BEERSHEBA, Israel (Reuters) – Palestinian suicide bombers killed at least 16 people in simultaneous attacks on two Israeli buses on Tuesday, breaking a long lull in such violence and threatening to disrupt an Israeli plan to pull out of Gaza.
The bombings by the militant Islamic group Hamas in the southern city of Beersheba were the first in Israel since March and the deadliest since last October. They showed that Hamas was not a spent force, even after repeated Israeli assassinations of its leaders and the building of a West Bank barrier.
Thousands of Hamas supporters celebrated in Gaza, singing and throwing sweets in the air after bombings which the group said were to avenge Israel’s assassination of two top leaders after the last suicide bombing nearly 6 months ago.
The bombers boarded buses at the same stop near Beersheba’s central bus station and detonated hidden explosive belts when the vehicles were just a few dozen yards apart, gutting the buses and scattering bloody remains.
“The bus simply blew up. It just blew up in front of my eyes,” said motorist Joey Harel.
The bombers had come from the nearby West Bank city of Hebron, in an area where Israel’s West Bank barrier is not yet complete. Israeli officials said that underlined the urgency of finishing its construction to keep out attackers.
Palestinians denounce the barrier as a means of seizing land they want for a state, because it loops around large Jewish settlements in the West Bank. The World Court has ruled the barrier illegal.
Israeli troops sealed off Hebron after the bombing.
BOMBS COULD HAMPER GAZA PLAN
The Beersheba bloodshed could make it harder for Prime Minister Ariel Sharon to overcome resistance in his right-wing camp to his plan for evacuating occupied Gaza and bits of the West Bank to “disengage” from conflict with Palestinians.
Anti-pullout protesters quickly descended on the scene of the bombing, waving banners that condemned the withdrawal plan.
Rightist hawks powerful in Sharon’s Likud party contend that quitting Gaza would “reward Palestinian terrorism.”
But Sharon dismissed an Israel Radio report quoting a senior government official as saying the fresh assault by Hamas, sworn to destroy Israel itself, was designed to sabotage his plan.
“Israel will keep fighting terror with all its might. This attack has nothing to do with disengagement but only the murderous nature of Palestinian terrorists,” he told reporters.
Earlier in the day, Sharon had set out a timetable for steps toward pulling 8,000 Jewish settlers out of Gaza. He said a draft bill establishing rules for compensating uprooted Jewish settlers would be put to his cabinet by Sept. 26.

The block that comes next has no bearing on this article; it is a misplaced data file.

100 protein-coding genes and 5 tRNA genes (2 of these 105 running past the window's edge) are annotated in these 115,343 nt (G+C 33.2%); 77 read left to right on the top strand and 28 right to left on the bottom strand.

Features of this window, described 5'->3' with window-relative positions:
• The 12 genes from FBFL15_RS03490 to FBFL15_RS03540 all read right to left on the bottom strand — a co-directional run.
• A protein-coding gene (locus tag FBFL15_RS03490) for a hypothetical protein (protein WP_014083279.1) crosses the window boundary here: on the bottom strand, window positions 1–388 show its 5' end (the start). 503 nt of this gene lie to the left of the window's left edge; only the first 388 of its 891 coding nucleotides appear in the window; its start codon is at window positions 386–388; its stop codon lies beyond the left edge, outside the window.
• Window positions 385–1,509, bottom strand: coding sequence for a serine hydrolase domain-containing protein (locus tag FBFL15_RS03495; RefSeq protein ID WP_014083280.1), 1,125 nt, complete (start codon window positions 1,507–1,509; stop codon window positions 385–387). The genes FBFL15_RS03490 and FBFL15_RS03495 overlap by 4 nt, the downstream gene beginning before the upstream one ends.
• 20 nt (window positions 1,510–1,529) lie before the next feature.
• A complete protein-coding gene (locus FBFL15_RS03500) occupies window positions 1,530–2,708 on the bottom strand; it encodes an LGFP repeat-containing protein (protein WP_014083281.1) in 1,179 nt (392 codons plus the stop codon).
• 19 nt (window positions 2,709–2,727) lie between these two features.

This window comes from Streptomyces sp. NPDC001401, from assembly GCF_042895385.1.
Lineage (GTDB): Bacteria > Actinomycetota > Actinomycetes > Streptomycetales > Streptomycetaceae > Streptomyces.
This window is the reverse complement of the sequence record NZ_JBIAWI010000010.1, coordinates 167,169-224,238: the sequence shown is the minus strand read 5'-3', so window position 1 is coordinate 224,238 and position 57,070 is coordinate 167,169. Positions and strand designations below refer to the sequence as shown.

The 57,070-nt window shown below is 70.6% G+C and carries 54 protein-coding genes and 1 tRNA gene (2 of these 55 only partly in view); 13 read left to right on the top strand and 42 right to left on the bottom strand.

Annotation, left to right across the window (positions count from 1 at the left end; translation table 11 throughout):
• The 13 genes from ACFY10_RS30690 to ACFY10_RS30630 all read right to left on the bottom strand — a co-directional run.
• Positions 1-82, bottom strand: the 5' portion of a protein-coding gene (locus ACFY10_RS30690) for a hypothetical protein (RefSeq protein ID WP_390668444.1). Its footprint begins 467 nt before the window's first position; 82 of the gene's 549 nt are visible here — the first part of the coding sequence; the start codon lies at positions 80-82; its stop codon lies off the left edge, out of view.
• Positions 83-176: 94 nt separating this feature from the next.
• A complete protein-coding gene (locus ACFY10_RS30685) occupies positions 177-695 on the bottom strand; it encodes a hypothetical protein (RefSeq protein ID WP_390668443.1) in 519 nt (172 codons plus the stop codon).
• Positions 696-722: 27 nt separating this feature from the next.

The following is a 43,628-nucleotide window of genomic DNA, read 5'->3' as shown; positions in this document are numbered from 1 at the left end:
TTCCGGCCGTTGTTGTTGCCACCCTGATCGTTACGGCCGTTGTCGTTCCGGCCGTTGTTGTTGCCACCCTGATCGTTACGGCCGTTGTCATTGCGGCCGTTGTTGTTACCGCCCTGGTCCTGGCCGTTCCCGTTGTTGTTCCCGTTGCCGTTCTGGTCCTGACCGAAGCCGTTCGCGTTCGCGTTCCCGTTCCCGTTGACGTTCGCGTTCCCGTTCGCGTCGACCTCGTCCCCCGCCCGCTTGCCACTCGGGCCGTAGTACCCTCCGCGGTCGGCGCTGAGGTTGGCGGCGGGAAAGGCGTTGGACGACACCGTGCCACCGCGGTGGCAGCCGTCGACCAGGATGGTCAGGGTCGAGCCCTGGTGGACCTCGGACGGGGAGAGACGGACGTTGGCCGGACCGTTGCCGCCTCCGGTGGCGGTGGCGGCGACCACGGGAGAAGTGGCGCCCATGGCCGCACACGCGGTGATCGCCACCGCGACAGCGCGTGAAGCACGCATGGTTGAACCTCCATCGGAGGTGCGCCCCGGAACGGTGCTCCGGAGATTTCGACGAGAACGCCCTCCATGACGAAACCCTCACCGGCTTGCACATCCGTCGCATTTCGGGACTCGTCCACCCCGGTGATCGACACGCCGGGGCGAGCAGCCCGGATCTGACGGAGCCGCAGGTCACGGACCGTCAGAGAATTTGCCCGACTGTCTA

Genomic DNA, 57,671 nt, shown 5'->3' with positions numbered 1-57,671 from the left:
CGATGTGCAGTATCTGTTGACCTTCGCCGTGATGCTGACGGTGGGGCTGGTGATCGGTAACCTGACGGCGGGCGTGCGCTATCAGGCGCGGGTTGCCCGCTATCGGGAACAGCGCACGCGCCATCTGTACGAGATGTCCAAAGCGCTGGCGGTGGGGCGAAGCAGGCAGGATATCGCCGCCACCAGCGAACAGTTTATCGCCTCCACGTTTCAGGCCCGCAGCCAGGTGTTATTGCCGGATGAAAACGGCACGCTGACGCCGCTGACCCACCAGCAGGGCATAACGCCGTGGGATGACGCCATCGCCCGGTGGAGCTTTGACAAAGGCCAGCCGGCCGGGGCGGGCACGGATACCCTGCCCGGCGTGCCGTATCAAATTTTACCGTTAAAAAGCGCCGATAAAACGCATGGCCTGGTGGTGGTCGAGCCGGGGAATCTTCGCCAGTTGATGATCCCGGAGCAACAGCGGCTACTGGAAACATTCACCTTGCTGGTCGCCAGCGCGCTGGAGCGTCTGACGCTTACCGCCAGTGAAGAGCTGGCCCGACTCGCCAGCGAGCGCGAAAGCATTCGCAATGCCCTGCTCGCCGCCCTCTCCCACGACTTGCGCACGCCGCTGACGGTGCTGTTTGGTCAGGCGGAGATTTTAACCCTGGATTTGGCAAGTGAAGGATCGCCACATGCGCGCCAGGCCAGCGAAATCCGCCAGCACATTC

Sharon’s plan has destabilized his coalition. But he is counting on majority support in opinion polls, and the reluctance of rightists to risk parliamentary seats at early elections, to achieve the withdrawal.
“Disengagement will be carried out. Period,” Sharon said before the Beersheba attack.
Medics said at least 16 people were killed and 86 were wounded, some critically. Rescue workers carried the dead off the buses and put them straight into body bags.
“I saw horrible sights. Two bodies were hanging from a window,” rescue worker Moshe Zikstein told Reuters.
Palestinian Prime Minister Ahmed Qurie, visiting Egypt, bemoaned the bombings. “Killing civilians, whether from the Palestinian side or Israeli side, will achieve nothing except hatred and more enmity and therefore we condemn that strongly.”
The European Union and Washington echoed Qurie, saying such violence undermined efforts to resolve the Middle East conflict.
Shortly before the Beersheba bombings, Palestinian militants renewed their vow to continue fighting Israel until it quit all territories it occupied in the 1967 Middle East war.
Israeli soldiers at a Gaza border terminal captured a would-be suicide bomber on Tuesday who was wearing a new form of explosives belt hidden in his underwear, the army said. Israel says the 120 miles of its barrier erected so far have thwarted dozens of would-be bomber infiltrations into its densely populated north and coastal regions.
But sections between Jerusalem and Hebron have been held up by an Israeli court order that they be rerouted to avoid cutting off Palestinians from their farmland.
(Additional reporting by Jonathan Saul and Bernhard Warner in Beersheba, Nidal al-Mughrabi in Gaza, Haitham Tamimi in Hebron, Mohammed Assadi in Ramallah, Allyn Fisher-Ilan in Jerusalem, Edmund Blair in Cairo)